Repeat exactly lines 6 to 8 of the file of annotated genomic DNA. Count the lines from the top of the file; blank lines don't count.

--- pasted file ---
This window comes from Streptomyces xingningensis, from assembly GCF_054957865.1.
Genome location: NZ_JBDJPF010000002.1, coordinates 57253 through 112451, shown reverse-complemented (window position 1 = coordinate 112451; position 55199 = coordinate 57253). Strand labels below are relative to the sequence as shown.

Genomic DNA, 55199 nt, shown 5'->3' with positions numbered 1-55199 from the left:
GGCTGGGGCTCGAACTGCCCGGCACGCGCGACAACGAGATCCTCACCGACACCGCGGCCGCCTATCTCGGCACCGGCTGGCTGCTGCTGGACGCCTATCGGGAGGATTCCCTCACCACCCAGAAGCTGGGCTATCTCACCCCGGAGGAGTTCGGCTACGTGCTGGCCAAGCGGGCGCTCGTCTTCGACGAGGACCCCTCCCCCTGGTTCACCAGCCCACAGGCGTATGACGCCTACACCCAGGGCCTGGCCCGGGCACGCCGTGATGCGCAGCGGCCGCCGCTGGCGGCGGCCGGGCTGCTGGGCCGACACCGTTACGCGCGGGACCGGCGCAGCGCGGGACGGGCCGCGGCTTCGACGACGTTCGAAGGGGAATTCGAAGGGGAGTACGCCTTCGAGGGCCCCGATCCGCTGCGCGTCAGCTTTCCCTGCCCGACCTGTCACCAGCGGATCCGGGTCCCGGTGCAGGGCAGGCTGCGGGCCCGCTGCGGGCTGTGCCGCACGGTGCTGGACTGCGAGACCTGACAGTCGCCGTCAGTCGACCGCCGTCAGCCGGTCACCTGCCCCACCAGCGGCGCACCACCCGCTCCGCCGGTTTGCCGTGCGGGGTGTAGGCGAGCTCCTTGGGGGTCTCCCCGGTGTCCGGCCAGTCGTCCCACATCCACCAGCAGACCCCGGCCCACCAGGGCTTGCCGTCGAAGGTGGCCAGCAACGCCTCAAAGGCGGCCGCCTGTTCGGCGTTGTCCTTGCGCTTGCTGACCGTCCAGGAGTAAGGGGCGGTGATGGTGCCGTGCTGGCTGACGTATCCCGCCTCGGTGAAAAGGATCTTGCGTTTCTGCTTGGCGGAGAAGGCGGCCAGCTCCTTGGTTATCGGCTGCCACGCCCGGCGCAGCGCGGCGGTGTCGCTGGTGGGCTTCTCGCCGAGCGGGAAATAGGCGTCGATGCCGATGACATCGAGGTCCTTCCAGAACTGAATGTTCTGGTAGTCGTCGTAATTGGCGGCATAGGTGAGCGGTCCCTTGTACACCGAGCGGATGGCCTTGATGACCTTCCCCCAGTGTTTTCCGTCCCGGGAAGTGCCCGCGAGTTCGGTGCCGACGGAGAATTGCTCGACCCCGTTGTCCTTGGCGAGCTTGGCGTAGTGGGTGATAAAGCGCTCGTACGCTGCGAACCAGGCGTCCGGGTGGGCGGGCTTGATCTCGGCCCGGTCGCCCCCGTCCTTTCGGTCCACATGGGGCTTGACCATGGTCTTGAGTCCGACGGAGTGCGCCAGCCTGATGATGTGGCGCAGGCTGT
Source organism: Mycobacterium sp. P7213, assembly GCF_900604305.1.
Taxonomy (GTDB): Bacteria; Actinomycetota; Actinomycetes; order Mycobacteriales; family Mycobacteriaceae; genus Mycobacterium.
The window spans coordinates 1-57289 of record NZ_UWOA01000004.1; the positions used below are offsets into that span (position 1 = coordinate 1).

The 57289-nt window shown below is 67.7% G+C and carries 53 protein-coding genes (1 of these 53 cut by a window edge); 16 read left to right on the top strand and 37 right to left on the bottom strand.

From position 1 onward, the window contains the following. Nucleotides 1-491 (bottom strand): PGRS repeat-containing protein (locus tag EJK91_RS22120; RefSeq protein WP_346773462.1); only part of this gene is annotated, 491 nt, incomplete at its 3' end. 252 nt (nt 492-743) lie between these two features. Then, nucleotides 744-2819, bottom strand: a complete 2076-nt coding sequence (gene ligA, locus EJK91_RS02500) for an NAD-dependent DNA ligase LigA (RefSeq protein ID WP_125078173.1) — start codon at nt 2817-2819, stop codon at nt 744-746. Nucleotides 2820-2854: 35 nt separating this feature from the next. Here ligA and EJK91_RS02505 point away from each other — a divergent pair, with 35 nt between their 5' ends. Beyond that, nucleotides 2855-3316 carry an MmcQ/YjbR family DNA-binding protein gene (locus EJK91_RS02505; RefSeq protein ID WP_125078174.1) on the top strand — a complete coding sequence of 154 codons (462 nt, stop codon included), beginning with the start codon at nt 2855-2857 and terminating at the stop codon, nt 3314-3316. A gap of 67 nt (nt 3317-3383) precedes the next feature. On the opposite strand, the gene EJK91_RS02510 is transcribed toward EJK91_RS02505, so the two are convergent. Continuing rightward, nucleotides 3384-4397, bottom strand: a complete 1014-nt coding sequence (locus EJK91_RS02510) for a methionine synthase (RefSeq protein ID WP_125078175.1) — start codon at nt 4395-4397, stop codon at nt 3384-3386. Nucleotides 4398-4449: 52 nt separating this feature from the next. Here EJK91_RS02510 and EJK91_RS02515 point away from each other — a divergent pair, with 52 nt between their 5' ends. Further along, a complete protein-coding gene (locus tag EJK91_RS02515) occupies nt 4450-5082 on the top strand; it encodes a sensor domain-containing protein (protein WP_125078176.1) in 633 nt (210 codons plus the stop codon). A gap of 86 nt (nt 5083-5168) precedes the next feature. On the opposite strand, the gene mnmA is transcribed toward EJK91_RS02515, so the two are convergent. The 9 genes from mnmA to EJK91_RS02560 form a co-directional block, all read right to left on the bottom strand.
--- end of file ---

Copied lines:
Taxonomy (GTDB): Bacteria; Actinomycetota; Actinomycetes; order Mycobacteriales; family Mycobacteriaceae; genus Mycobacterium.
The window spans coordinates 1-57289 of record NZ_UWOA01000004.1; the positions used below are offsets into that span (position 1 = coordinate 1).

The 57289-nt window shown below is 67.7% G+C and carries 53 protein-coding genes (1 of these 53 cut by a window edge); 16 read left to right on the top strand and 37 right to left on the bottom strand.